But during a challenging year such as 2022, asset classes experienced higher-than-normal correlations. Look no further than equities and fixed income, which declined in concert for the first four months of the year. Bonds were unable to provide the historical hedge for equity markets as traditionally seen with fixed income’s ability to provide a ballast during periods of equity market volatility in the past. In fact, bonds experienced one of the worst sell-offs in bond market history, exacerbated by the Fed’s aggressive monetary policy to combat inflation.
So, what can we learn from the synchronous performance of bonds and equities this year—and what does it mean for investors going forward?
A Mixed Bag
First, let’s start with the bad news. All equity asset classes have posted negative returns so far this year, as the effects of higher inflation, the war in Ukraine, and stretched valuations have resulted in stocks entering bear market territory in June 2022. Year-to-date returns across all equity sizes and styles remain in negative territory, as illustrated below.
Source: JPMorgan Guide to the Markets (as of July 31, 2022)
But there’s also some good news. As the old saying goes, periods of dislocation present opportunities. As of late, we’ve seen disparate returns across equity style boxes, a promising sign for asset allocators. Perhaps the most notable example is the ever-evolving dynamic between growth and value. After witnessing several years of growth’s outperformance, value stocks have gained more than 1,000 bps of outperformance across large, mid, and small caps. While it may not seem like an ideal scenario to be down 7 percent in large-cap value, mitigating the downside and preserving capital during difficult market environments are critical when building long-term wealth.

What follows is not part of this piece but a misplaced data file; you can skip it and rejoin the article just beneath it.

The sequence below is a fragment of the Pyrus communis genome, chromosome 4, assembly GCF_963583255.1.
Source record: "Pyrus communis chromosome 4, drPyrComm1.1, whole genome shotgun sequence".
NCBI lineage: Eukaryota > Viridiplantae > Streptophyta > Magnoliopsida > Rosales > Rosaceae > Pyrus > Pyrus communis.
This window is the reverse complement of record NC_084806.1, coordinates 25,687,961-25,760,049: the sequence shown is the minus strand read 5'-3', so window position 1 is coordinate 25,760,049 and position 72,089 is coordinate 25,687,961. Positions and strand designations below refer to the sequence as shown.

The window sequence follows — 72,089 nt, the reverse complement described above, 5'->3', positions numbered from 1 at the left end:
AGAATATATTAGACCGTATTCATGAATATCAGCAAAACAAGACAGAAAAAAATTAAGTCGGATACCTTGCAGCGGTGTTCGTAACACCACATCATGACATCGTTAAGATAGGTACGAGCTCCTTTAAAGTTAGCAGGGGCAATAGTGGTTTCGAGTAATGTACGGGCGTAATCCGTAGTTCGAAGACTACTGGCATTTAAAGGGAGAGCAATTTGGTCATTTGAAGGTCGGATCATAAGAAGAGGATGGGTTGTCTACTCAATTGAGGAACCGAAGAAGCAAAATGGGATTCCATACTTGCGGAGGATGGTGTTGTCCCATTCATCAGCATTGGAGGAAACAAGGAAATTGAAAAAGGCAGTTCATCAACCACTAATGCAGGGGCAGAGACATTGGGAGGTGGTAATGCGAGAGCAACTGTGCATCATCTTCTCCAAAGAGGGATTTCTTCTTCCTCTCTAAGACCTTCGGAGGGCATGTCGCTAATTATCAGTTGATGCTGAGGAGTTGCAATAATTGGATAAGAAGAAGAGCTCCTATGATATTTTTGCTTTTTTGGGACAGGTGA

Value’s recent outperformance over growth has been mildly reminiscent of the beginning of my investment career in 1999. It was the height of the dot-com era. Value stocks had fallen out of favor, and investors were chasing growth. Then the bubble burst—the Nasdaq lost more than 75 percent from March 2000 to October 2002. Meanwhile, the Russell 2000 Small Cap Value Index delivered a positive return during that same time period.
A Valuable Lesson for Investors
While this is one of the more extreme examples of asset class diversification, it still remains a valuable lesson for investors today. Ultimately, it is important to take a view and appropriately tilt portfolios toward areas of equity and fixed income markets that you consider attractive. But avoiding too much concentration risk by allocating toward all asset classes can help investors expand their opportunity sets and participate in various market environments. Despite facing the aforementioned headwinds this year, a well-diversified portfolio can help investors limit losses during periods of market volatility, prepare for the next inevitable unknown, and help improve risk-adjusted returns over the long term.